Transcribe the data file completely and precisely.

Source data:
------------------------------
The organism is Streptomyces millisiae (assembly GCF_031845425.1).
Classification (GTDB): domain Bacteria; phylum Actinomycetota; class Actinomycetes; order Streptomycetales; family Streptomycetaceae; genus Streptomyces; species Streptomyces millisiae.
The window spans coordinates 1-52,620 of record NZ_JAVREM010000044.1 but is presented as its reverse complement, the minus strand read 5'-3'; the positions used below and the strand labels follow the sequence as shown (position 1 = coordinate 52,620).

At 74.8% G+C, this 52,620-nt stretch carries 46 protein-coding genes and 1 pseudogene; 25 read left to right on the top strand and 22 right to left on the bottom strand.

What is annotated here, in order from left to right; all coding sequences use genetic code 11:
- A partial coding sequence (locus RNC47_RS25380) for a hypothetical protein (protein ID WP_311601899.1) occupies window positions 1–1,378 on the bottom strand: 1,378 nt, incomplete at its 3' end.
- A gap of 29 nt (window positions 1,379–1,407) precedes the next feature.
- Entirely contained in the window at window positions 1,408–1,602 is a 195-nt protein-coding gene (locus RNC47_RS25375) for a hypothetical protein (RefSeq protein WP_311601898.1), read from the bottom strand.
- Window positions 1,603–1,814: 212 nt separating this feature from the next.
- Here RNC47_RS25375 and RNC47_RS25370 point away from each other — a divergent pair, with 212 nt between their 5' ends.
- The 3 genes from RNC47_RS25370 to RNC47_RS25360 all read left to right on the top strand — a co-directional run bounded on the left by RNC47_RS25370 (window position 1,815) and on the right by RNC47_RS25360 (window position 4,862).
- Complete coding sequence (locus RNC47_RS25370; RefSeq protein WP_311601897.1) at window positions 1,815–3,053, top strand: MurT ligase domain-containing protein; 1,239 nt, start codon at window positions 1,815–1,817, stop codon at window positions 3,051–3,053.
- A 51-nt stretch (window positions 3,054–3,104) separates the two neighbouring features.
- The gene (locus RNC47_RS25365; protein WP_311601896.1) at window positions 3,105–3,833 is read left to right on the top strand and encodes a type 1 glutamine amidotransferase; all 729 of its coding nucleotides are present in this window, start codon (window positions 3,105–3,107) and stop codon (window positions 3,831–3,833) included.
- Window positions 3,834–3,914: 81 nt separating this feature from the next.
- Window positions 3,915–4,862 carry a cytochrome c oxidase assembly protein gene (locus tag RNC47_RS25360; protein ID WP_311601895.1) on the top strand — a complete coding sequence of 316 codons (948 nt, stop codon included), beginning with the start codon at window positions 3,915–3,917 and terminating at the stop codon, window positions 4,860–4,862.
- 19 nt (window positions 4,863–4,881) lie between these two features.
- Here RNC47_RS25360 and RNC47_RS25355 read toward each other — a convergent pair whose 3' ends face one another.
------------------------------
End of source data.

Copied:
The organism is Streptomyces millisiae (assembly GCF_031845425.1).
Classification (GTDB): domain Bacteria; phylum Actinomycetota; class Actinomycetes; order Streptomycetales; family Streptomycetaceae; genus Streptomyces; species Streptomyces millisiae.
The window spans coordinates 1-52,620 of record NZ_JAVREM010000044.1 but is presented as its reverse complement, the minus strand read 5'-3'; the positions used below and the strand labels follow the sequence as shown (position 1 = coordinate 52,620).

At 74.8% G+C, this 52,620-nt stretch carries 46 protein-coding genes and 1 pseudogene; 25 read left to right on the top strand and 22 right to left on the bottom strand.

What is annotated here, in order from left to right; all coding sequences use genetic code 11:
- A partial coding sequence (locus RNC47_RS25380) for a hypothetical protein (protein ID WP_311601899.1) occupies window positions 1–1,378 on the bottom strand: 1,378 nt, incomplete at its 3' end.
- A gap of 29 nt (window positions 1,379–1,407) precedes the next feature.
- Entirely contained in the window at window positions 1,408–1,602 is a 195-nt protein-coding gene (locus RNC47_RS25375) for a hypothetical protein (RefSeq protein WP_311601898.1), read from the bottom strand.
- Window positions 1,603–1,814: 212 nt separating this feature from the next.
- Here RNC47_RS25375 and RNC47_RS25370 point away from each other — a divergent pair, with 212 nt between their 5' ends.
- The 3 genes from RNC47_RS25370 to RNC47_RS25360 all read left to right on the top strand — a co-directional run bounded on the left by RNC47_RS25370 (window position 1,815) and on the right by RNC47_RS25360 (window position 4,862).
- Complete coding sequence (locus RNC47_RS25370; RefSeq protein WP_311601897.1) at window positions 1,815–3,053, top strand: MurT ligase domain-containing protein; 1,239 nt, start codon at window positions 1,815–1,817, stop codon at window positions 3,051–3,053.
- A 51-nt stretch (window positions 3,054–3,104) separates the two neighbouring features.
- The gene (locus RNC47_RS25365; protein WP_311601896.1) at window positions 3,105–3,833 is read left to right on the top strand and encodes a type 1 glutamine amidotransferase; all 729 of its coding nucleotides are present in this window, start codon (window positions 3,105–3,107) and stop codon (window positions 3,831–3,833) included.
- Window positions 3,834–3,914: 81 nt separating this feature from the next.
- Window positions 3,915–4,862 carry a cytochrome c oxidase assembly protein gene (locus tag RNC47_RS25360; protein ID WP_311601895.1) on the top strand — a complete coding sequence of 316 codons (948 nt, stop codon included), beginning with the start codon at window positions 3,915–3,917 and terminating at the stop codon, window positions 4,860–4,862.
- 19 nt (window positions 4,863–4,881) lie between these two features.
- Here RNC47_RS25360 and RNC47_RS25355 read toward each other — a convergent pair whose 3' ends face one another.